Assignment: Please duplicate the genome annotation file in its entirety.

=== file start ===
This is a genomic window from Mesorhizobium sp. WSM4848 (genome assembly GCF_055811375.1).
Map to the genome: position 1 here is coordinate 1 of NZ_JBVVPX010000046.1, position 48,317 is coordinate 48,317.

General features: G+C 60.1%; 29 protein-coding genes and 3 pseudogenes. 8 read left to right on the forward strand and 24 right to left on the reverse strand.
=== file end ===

This is a genomic window from Mesorhizobium sp. WSM4848 (genome assembly GCF_055811375.1).
Map to the genome: position 1 here is coordinate 1 of NZ_JBVVPX010000046.1, position 48,317 is coordinate 48,317.

General features: G+C 60.1%; 29 protein-coding genes and 3 pseudogenes. 8 read left to right on the forward strand and 24 right to left on the reverse strand.